PSF president and CEO Mike Meneer with Tim Clermont, executive director of the Guardians of Mid Island Estuaries Society, at the completed stretch of fencing protecting sensitive salmon habitat from non-native geese, Campbell River estuary. (Submitted Photo)

PSF president and CEO Mike Meneer with Tim Clermont, executive director of the Guardians of Mid Island Estuaries Society, at the completed stretch of fencing protecting sensitive salmon habitat from non-native geese, Campbell River estuary. (Submitted Photo)

$24,000 granted to Parksville Qualicum Beach projects via Pacific Salmon Foundation

Local groups thankful for support

Four Parksville Qualicum Beach projects received grants from the Pacific Salmon Foundation, totalling $24,665.

The projects with a total value of $137,359 are initiated by The Guardians of Mid Island Estuaries Society, Eco-Cultural Estuary Restoration; Mid Vancouver Island Habitat Enhancement Society, Stream Crossing Yellow Fish Signs for the Englishman Watershed; Parksville Fish & Game Association, Marion Baker Hatchery Water Quality Improvement; and Nile Creek Enhancement Society, Hatchery Upgrades. They are focused on habitat rehabilitation, education, outreach and stock enhancement in the Oceanside area.

“Eco-cultural restoration of sedge marsh habitat was initially developed in partnership with the K’omoks and Wei Wai Kum First Nations. We have now transitioned to building habitat exclosures that resemble Indigenous fish weirs for a modern purpose, to protect and enhance salmon habitat,” said Tim Clermont, executive director with the Guardians of Mid Island Estuaries Society.

READ MORE: RDN target grans for major projects in Nanoose Bay, French Creek and Whiskey Creek

The volunteer-based group conducted research in 2010 on the Little Qualicum and Englishman River estuaries to build fenced exclosures to stop locally over-abundant Canada Goose herbivory and degradation of Carex sedge marsh habitat, which is critical for salmon juveniles and a sign of a healthy productive estuary.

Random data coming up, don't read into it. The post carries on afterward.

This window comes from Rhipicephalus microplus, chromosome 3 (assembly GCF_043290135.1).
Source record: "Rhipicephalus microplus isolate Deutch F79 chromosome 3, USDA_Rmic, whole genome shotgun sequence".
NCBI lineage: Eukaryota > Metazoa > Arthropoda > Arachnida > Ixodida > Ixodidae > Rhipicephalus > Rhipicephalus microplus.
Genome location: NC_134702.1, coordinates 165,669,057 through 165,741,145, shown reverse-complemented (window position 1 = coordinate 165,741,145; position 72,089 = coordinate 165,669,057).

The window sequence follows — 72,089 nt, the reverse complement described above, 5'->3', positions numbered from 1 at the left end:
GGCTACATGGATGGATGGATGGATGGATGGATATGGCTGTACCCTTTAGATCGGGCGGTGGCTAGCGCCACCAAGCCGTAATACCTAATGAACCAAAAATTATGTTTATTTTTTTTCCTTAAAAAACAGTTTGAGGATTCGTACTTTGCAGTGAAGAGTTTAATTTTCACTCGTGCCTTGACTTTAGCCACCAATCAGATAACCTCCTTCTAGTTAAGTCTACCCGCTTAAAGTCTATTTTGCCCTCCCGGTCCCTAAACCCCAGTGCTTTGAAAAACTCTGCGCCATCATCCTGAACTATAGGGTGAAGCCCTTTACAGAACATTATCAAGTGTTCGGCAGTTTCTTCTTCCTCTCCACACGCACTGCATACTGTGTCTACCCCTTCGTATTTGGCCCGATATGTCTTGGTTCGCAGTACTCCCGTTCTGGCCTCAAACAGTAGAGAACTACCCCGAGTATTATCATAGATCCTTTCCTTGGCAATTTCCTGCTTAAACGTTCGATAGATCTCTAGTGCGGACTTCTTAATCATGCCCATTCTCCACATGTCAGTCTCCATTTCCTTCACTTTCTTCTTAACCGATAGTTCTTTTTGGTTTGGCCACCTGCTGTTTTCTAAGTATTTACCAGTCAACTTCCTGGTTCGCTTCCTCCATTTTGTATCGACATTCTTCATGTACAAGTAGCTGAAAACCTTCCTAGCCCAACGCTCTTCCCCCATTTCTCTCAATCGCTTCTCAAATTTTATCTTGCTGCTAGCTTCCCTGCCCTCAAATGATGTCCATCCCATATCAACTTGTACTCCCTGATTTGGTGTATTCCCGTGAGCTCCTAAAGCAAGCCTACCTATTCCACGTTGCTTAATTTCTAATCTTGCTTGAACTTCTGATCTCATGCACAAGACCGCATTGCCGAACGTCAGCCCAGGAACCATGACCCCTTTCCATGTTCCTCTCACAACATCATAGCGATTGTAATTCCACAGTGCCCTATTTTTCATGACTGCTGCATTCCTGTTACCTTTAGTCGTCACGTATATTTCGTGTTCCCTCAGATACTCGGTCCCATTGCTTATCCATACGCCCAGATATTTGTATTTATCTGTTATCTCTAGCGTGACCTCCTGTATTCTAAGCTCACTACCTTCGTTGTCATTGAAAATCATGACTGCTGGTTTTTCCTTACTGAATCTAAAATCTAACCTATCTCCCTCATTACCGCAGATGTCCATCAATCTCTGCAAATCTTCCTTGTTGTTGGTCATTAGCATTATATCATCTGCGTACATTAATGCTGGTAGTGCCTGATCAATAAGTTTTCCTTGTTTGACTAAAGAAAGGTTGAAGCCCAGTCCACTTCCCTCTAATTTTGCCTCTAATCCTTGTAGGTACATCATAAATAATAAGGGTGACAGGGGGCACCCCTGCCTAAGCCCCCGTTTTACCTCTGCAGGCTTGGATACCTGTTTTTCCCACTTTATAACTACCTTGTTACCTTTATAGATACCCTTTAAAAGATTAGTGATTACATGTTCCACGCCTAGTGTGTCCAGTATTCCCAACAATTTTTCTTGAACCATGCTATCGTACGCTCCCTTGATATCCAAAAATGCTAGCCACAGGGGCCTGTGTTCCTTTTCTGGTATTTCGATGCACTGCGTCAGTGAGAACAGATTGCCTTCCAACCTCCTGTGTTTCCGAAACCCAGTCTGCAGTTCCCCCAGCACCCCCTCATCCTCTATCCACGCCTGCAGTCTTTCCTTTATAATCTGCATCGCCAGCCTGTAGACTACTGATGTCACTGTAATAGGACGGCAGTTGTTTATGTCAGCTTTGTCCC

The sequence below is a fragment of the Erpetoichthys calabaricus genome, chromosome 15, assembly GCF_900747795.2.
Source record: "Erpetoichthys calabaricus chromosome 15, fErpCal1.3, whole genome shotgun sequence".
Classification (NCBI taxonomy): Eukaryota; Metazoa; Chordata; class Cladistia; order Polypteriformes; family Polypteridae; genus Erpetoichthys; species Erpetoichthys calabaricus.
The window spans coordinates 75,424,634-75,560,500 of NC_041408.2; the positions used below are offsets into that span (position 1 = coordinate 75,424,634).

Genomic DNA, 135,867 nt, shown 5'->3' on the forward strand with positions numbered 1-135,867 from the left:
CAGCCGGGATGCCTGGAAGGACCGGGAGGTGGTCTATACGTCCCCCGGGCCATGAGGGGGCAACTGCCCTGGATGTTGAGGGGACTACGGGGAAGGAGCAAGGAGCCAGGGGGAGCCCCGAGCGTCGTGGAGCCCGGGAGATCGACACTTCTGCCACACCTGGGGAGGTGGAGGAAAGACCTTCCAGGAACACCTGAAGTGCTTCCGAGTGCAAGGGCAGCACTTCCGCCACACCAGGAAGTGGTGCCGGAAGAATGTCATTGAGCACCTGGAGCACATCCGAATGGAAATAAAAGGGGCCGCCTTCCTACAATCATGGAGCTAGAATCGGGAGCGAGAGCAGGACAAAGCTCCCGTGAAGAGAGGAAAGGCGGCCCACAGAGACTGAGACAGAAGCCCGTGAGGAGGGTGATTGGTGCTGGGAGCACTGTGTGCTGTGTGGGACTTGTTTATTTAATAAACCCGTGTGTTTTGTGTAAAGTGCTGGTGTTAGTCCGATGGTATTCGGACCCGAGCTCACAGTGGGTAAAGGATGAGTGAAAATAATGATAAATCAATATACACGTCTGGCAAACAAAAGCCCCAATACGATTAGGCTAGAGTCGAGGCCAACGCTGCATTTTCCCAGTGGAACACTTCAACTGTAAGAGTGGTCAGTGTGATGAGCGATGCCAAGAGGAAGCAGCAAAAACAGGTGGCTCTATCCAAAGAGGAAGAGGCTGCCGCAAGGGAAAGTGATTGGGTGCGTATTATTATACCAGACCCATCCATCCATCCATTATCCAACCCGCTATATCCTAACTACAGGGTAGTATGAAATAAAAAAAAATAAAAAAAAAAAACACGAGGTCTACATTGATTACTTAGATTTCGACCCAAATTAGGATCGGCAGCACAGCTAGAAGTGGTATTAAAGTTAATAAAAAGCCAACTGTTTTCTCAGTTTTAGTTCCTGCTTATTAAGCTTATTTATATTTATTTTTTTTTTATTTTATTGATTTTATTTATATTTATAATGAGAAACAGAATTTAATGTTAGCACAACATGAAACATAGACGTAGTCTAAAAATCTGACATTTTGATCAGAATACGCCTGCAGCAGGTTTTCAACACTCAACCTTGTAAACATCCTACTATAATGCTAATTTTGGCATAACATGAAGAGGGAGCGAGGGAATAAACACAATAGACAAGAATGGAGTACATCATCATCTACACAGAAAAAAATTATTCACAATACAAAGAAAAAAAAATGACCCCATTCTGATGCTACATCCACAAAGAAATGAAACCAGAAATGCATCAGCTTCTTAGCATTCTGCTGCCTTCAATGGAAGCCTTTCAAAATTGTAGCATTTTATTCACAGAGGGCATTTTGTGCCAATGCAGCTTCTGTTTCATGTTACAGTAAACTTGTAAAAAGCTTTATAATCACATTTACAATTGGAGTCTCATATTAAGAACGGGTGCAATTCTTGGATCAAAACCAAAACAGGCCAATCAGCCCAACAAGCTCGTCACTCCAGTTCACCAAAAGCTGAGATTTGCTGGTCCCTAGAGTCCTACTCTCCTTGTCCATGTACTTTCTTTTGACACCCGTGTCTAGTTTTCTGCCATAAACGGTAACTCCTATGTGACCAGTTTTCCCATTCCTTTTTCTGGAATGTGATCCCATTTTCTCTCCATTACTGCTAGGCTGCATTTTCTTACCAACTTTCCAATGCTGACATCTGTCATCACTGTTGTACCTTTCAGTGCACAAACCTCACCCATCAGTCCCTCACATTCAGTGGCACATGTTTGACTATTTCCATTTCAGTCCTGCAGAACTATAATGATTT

Clermont said they’re thankful to Pacific Salmon Foundation, the City of Parksville, Sna-Naw-As First Nation, and the Regional District of Nanaimo for their support as they have managed the local goose population and restored over 5,000m2 of prime sedge marsh habitat at the Oceanside estuaries.

Jack Gillen, president of Nile Creek Enhancement Society also expressed thanks to the PSF funds that allowed them to develop its hatchery and replace collapsing culverts.

“This year the PSF grant will upgrade our six tanks and provide a water delivery upgrade to the tanks, giving better distribution and less silt,” said Gillen. “Without the generous help from Pacific Salmon Foundation it would be a struggle to complete these projects.”

PSF’s Community Salmon Program is funded primarily from sales of the federal government’s Salmon Conservation Stamp. The Salmon Stamp is purchased annually by saltwater anglers who participate in the public fishery. Proceeds from the $6 stamp are returned to British Columbia through PSF, generating nearly $1.5 million for community grants annually.

The Oceanside community is also a strong financial contributor through the annual PSF Oceanside Dinner and Auction. Though postponed for now, the local organizing committee are hopeful that the event will be able to return soon.

— NEWS Staff

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